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State by State: July 2019

TEXAS: ASA Releases New Guidelines on Stroke Care

A policy statement published in May by the American Stroke Association, based in Dallas, recommends that when more than one intravenous alteplase-capable hospital is within reach, EMS crews should consider additional travel time of up to 15 minutes to reach a hospital capable of performing endovascular thrombectomy for patients suspected of having a severe stroke. The statement also addresses disparities in care among racial and ethnic minorities, who are less likely to use EMS and have the lowest awareness of the causes and symptoms of stroke, and includes recommendations in the areas of education, triage, secondary prevention, rehabilitation and support, and federal and state policies.

CALIFORNIA: Family Awarded $3 Million in 9-1-1 Delay Case

Los Angeles County supervisors approved a $3-million settlement for the family of Ashley Flores June 4. Their lawsuit alleged that the Century Station, which handled 9-1-1 calls, provided poor training to its deputies and had failed annual inspections of its desk operations during the previous three years. Eleven-year-old Flores began having difficulty breathing on Christmas Eve 2017, and the family’s repeated 9-1-1 calls were not properly routed, according to the suit. Fifteen minutes went by before Flores' relatives were connected to a fire department dispatcher—a delay the family claims contributed to her death.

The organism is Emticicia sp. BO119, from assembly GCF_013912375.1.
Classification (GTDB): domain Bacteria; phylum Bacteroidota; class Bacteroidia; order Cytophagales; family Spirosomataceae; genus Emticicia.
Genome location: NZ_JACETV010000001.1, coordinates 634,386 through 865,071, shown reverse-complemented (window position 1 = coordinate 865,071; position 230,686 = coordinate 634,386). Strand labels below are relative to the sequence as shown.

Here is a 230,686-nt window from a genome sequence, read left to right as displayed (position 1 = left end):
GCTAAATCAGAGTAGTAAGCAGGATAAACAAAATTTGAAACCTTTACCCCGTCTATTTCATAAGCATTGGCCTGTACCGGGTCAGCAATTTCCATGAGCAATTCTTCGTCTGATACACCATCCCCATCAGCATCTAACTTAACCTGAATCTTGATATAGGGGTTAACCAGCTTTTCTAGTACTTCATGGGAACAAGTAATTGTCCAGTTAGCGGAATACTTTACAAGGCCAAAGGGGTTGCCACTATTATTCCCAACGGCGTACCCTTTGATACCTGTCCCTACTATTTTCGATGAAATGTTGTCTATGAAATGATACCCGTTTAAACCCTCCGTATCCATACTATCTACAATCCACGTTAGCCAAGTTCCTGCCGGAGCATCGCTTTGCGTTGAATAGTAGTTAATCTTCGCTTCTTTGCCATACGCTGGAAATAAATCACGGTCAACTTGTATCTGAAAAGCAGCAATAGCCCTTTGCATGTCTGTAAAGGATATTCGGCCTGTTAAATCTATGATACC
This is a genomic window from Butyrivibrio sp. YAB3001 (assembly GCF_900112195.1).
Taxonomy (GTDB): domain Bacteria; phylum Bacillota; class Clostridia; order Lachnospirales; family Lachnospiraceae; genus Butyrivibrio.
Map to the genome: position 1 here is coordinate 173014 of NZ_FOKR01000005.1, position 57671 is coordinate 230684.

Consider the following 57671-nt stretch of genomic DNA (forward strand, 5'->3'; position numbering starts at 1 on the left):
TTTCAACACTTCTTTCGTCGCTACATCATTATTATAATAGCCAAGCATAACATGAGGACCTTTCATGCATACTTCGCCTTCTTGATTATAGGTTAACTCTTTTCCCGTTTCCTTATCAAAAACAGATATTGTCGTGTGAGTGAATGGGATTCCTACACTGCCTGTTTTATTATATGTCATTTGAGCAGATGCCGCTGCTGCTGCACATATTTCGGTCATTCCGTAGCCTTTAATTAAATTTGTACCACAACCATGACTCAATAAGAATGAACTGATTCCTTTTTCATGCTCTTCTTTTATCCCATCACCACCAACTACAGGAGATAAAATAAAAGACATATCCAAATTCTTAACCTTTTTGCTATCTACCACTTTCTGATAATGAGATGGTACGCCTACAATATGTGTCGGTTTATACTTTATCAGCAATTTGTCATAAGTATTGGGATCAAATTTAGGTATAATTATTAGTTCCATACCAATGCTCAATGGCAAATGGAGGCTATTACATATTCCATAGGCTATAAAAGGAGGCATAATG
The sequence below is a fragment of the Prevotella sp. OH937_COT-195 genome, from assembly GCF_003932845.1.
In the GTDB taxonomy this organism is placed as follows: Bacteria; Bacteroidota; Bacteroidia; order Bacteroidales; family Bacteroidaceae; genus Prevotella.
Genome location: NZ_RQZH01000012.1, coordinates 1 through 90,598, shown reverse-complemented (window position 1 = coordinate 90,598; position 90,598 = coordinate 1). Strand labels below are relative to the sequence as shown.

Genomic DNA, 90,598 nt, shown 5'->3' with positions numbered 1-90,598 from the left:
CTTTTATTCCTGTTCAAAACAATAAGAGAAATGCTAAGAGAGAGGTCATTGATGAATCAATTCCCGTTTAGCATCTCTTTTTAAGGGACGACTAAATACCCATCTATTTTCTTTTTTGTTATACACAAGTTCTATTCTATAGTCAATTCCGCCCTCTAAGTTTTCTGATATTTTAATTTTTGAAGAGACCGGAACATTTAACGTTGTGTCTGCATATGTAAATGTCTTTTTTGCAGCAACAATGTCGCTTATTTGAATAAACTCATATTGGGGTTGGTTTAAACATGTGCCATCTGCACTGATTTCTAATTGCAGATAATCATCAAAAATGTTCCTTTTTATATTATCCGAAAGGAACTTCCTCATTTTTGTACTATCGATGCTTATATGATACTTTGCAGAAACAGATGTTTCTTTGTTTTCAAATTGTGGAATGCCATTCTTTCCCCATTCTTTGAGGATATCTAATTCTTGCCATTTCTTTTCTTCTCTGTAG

WASHINGTON, D.C.: ET3 Request for Applications Now Viewable

The Center for Medicare & Medicaid Innovation has announced that its request for applications (RFA) for the new Emergency Triage, Treat, and Transport (ET3) model has been posted on its website at https://innovation.cms.gov/initiatives/et3/. While the Innovation Center is not accepting applications at the time of this writing, CMS says it is making the RFA available as “an opportunity for potential applicants to review the RFA before the online application becomes available later this summer.”

COLORADO: Student Who Rushed Shooter Plans to Be EMT

STEM School Highlands Ranch senior Josh Jones, who rushed a school shooter May 7 along with friends Kendrick Castillo and Brendan Bialy, told reporters after the attack that he wants to become an EMT. The attack left Castillo dead and eight injured, including Jones, who suffered gunshot wounds to his thigh and calf. Following a missionary program next year, Jones plans to attend EMT school. “After what happened, the EMTs were just so incredibly helpful and kind,” he said. “I want to do that, to be able to help those that need it.” 

 

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